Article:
The Daily Grind: How do we solve the broken MMO dev cycle?

    
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Massively OP reader Yuri has posed us an interesting chicken-or-the-egg question for this morning’s Daily Grind. “People got burned on paying for unfinished games and are waiting until proper release, but developers shut down projects saying they didn’t see enough support,” he writes. “How can that circle be broken?”

I suspect anyone who’s ever backed a Kickstarter, contemplated buying a game in early access, or followed an indie MMO from inception has struggled with this issue. With rare exceptions, I do my best not to buy anything in early access to protect myself from both heartbreak and frustrating financial loss, but I still want to support great indie games. Then when we see games crumble in alpha or beta because they couldn’t get that critical mass of players, testers, backers, or attention, I always wonder whether people like me are making things worse. I get wanting to let the market sort it out, but the market keeps sorting out the stuff I wanted to play. I’m not sure that’s winning.

How do we solve the problem? Or is it an issue that we players should consider not our problem to begin with?

Every morning, the Massively Overpowered writers team up with mascot Mo to ask MMORPG players pointed questions about the massively multiplayer online roleplaying genre. Grab a mug of your preferred beverage and take a stab at answering the question posed in today’s Daily Grind!
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MurderHobo
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MurderHobo

You don’t break that circle. It’s not broken.

This isn’t a mature industry. Even the most polished of MMO games are little more than R&D. In such an environment it can be considered healthy to have lots of people trying and failing to solve the big problems.

You can lament the expense or feel sorry for whomever you choose, but until we’re standing next to each other on a holodeck this is all new ground. The more tinkers, the better. I give not a care for the pocketbooks of failed developers.

taradyne
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taradyne

Trove also did this well and it has been very popular with players. No profit but credit in game on the item.

deekay_000
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deekay_000

open source license agreements often allow for for profit usage.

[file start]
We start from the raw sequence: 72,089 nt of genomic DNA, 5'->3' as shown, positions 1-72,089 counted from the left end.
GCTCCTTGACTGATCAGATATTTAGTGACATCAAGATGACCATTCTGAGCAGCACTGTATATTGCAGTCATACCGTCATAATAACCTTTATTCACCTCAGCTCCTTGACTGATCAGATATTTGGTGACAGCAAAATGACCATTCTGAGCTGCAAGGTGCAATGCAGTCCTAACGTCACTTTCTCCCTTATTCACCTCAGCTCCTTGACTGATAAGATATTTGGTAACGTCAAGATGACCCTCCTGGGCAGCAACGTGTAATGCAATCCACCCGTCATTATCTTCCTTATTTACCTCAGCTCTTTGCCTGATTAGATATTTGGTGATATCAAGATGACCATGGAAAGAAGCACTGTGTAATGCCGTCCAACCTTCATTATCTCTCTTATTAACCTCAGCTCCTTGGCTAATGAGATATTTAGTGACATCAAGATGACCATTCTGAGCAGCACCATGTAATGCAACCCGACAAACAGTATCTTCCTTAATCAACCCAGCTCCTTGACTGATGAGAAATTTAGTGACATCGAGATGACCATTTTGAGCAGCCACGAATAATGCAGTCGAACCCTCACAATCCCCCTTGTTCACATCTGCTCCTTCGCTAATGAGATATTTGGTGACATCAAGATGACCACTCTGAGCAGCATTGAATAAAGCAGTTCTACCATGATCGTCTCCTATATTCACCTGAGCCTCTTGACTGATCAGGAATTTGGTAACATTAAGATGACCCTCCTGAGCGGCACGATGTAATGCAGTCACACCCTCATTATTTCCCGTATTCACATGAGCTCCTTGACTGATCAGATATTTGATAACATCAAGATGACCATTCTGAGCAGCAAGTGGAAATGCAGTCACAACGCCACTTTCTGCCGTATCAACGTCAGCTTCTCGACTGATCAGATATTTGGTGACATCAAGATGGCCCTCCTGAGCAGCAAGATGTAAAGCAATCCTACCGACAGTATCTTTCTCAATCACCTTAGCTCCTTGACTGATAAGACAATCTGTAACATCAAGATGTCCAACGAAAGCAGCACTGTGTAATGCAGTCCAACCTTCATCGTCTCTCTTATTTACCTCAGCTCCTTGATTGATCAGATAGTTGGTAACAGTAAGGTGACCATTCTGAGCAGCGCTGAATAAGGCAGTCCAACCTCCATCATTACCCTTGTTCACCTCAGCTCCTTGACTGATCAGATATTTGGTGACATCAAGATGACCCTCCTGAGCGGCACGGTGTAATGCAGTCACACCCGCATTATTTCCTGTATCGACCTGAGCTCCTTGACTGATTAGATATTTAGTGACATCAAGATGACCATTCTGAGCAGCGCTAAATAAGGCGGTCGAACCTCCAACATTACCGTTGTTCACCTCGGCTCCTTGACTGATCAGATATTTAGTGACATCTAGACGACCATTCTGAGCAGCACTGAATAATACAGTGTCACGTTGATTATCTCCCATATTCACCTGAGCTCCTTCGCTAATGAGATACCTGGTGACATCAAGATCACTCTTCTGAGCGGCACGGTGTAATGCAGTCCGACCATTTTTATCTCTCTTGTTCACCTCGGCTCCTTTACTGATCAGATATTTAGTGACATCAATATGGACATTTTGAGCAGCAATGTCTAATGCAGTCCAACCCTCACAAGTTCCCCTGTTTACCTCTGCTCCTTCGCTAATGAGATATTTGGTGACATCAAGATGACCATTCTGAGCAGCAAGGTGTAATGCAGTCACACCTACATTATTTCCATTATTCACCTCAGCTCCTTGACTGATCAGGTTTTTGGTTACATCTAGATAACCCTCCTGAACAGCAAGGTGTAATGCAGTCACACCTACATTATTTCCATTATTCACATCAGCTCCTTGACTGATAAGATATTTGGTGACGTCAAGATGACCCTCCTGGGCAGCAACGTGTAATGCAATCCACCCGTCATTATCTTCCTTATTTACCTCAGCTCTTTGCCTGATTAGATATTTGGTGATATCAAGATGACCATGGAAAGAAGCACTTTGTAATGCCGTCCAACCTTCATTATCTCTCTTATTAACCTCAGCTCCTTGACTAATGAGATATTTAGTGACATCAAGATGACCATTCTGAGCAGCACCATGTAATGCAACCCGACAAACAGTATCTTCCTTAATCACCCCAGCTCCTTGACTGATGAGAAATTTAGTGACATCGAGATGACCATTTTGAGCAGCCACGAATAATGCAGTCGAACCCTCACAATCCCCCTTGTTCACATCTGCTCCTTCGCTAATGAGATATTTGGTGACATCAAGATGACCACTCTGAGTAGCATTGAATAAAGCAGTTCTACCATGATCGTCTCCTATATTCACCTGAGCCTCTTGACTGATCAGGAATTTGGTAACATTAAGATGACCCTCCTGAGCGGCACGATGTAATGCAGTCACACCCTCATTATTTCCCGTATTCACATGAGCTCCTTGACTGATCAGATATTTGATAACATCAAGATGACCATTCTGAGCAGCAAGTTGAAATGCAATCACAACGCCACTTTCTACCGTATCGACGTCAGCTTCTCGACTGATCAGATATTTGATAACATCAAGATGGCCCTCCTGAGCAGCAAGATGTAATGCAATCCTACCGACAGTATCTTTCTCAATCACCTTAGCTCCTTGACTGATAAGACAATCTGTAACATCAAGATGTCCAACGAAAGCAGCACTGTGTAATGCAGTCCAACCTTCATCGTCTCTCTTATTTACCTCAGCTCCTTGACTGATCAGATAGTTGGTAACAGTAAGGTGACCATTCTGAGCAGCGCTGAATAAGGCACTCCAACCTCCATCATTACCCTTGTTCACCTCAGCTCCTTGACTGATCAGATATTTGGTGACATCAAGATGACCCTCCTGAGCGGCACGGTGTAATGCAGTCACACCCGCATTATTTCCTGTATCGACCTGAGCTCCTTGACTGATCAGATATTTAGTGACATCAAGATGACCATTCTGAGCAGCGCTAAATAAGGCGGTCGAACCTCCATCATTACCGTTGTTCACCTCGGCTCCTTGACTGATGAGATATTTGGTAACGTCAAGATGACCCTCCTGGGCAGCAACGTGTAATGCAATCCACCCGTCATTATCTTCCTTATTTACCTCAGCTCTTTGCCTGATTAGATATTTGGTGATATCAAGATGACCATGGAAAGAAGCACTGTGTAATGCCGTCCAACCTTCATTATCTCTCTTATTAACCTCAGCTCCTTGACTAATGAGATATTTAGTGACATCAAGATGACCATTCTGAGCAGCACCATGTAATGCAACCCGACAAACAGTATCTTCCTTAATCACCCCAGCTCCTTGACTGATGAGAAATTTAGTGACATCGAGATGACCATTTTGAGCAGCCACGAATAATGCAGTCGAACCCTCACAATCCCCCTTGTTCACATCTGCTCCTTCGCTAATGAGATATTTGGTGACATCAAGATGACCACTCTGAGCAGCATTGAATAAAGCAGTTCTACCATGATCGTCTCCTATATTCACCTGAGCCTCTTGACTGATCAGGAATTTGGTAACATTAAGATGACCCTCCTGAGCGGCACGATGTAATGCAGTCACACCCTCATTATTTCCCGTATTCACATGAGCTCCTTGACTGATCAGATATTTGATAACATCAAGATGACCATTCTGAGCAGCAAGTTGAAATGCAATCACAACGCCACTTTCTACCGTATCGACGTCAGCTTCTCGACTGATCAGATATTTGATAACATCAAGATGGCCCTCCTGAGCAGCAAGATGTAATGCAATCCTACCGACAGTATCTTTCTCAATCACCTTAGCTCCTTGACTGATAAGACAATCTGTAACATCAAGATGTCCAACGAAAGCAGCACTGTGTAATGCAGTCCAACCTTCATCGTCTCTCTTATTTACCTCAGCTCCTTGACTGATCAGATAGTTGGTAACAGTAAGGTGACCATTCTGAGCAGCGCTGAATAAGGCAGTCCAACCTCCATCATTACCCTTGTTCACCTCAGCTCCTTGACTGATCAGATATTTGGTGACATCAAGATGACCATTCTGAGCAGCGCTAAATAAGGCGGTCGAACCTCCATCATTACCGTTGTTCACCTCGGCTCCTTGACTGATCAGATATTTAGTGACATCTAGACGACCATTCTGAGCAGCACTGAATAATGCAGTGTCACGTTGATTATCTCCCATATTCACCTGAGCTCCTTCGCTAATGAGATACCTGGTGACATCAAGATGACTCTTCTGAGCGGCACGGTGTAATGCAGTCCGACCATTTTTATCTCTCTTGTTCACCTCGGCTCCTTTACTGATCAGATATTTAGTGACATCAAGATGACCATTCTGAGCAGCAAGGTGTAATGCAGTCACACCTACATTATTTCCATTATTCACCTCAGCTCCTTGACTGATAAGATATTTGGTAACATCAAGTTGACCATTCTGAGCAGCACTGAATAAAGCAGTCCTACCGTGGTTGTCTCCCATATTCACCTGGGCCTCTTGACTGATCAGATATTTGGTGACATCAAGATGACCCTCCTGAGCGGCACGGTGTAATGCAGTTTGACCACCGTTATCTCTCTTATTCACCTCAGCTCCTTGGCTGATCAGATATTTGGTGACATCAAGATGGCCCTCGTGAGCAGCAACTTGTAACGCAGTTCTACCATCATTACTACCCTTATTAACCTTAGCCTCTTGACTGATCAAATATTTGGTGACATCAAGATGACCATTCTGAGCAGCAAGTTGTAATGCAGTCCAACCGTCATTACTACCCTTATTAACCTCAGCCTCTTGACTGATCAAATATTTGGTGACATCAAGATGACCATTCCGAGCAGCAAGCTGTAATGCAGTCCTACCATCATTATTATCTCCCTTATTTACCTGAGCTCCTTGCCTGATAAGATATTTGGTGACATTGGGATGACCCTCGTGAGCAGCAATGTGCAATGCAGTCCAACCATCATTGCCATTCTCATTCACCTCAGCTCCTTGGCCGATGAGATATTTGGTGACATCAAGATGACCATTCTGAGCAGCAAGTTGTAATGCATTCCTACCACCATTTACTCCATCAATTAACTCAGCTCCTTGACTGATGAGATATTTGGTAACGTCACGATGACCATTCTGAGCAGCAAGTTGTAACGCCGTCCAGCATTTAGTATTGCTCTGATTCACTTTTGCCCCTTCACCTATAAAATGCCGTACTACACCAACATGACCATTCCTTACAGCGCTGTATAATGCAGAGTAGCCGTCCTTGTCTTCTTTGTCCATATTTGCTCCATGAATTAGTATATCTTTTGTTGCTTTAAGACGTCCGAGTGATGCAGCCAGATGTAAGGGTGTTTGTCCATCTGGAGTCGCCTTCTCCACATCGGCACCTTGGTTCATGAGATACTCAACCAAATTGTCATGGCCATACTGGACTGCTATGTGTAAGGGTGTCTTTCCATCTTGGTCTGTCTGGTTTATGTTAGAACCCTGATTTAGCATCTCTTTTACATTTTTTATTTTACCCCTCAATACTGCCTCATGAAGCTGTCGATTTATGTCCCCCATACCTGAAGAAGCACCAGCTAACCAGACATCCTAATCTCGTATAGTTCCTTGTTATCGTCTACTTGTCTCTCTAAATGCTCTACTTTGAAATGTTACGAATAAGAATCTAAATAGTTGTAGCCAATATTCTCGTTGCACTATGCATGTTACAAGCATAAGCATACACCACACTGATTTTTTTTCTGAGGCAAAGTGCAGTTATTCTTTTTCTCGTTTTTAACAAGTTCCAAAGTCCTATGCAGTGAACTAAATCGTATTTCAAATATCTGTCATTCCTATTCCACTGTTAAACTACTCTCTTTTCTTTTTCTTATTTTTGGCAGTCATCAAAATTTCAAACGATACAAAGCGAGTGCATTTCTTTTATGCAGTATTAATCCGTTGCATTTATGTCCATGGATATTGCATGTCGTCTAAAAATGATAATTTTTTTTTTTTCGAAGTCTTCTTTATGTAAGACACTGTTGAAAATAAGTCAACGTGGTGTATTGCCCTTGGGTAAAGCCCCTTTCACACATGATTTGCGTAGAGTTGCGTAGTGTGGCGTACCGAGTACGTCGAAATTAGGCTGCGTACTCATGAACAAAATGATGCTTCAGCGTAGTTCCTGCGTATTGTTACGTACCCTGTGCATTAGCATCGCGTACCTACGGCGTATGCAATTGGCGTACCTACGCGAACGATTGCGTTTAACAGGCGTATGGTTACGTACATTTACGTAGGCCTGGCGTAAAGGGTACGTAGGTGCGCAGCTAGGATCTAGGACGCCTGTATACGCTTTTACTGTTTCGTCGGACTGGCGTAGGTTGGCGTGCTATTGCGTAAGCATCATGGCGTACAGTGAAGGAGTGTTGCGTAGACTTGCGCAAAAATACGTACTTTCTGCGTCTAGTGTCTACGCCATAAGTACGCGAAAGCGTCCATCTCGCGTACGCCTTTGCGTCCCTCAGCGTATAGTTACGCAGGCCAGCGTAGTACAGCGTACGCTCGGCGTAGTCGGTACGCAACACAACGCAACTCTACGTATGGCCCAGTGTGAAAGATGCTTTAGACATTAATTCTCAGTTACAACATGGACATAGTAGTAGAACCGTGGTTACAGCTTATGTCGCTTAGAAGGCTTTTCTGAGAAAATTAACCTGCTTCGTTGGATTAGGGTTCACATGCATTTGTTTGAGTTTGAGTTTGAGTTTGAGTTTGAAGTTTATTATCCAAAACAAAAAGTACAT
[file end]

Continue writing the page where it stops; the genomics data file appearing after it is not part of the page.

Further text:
deekay_000
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deekay_000

you don’t have to be closed source to use it for profit. that’s my point.

for example if i want to rent out mumble servers for profit i can do so. the gnu license agreement allows that.

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Schmidt.Capela

There are licenses that are not flexible enough for commercial use (GPL) but not all of them are like that.

GPL doesn’t prevent commercial distribution. It’s limitation is that whoever uses it can’t prevent others from also distributing the software commercially.

And it can work quite nicely for a business, though the business model is different from that of closed software. Red Hat, for example, had almost US$ 3 billion in revenues last year by dealing exclusively with open source (mainly GPL-licensed) software.

Large parts of Android are also licensed under the GPL, though of course Google’s business model for Android isn’t about merely selling it.

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Toy Clown

The only game I got burned on, and learned my lesson from, was Landmark. In the real world, I live comfortably, but I have bills and budgets. Once upon a time 50$ a month covered me to play a couple of sub MMOs and some cash shop purchases. It’s getting harder and harder to keep this budget. I could extend it, but I question myself on this.

Fact is, MMOs are getting more expensive to play. Sure the argument is there you don’t have to pay for anything. It’s obvious Devs are employing psychology to get us to part with our money. Sometimes I sit before the release of a new shiny, and highly desired item in a cash shop, squeezing my eyes shut and gripping the computer desk as I work to keep from grabbing my credit card! (Okay… maybe not that bad, but the writing practice kicked in!) Seriously, I’ve implemented a 24-hour wait on purchasing cash shop items in games now. If I still want it after a day, I’ll go ahead and buy it, but I usually talk myself out of it most times. This method saves me lots of money right now.

I think the issue goes deeper and I question exactly WHY MMOs are so expensive to make. Who is making the costs extraordinary? What things are they buying, paying for that require such a high cost? Why are those things so expensive? Is there no regulation on why the costs continue to skyrocket? If it was me and I had the power, I’d be looking into this part of MMO development and look around at seeing what could be done to put some brakes on the continuous rising costs.

I do have to wonder why Korean game developers are different. I haven’t done much research, but they put out amazing graphical games and most of them create their own engines. Many of the companies are on the stock exchange and do well. I haven’t heard of Asian game companies holding kickstarters.

Sadly I don’t know enough about the industry to comment further than the unhappiness I feel, which is on the decline, for the state of MMO creation. I’m like a consumer who’s getting unhappy and is tightening their wallet and probably will step away from MMOs fully if this decline continues.

taradyne
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taradyne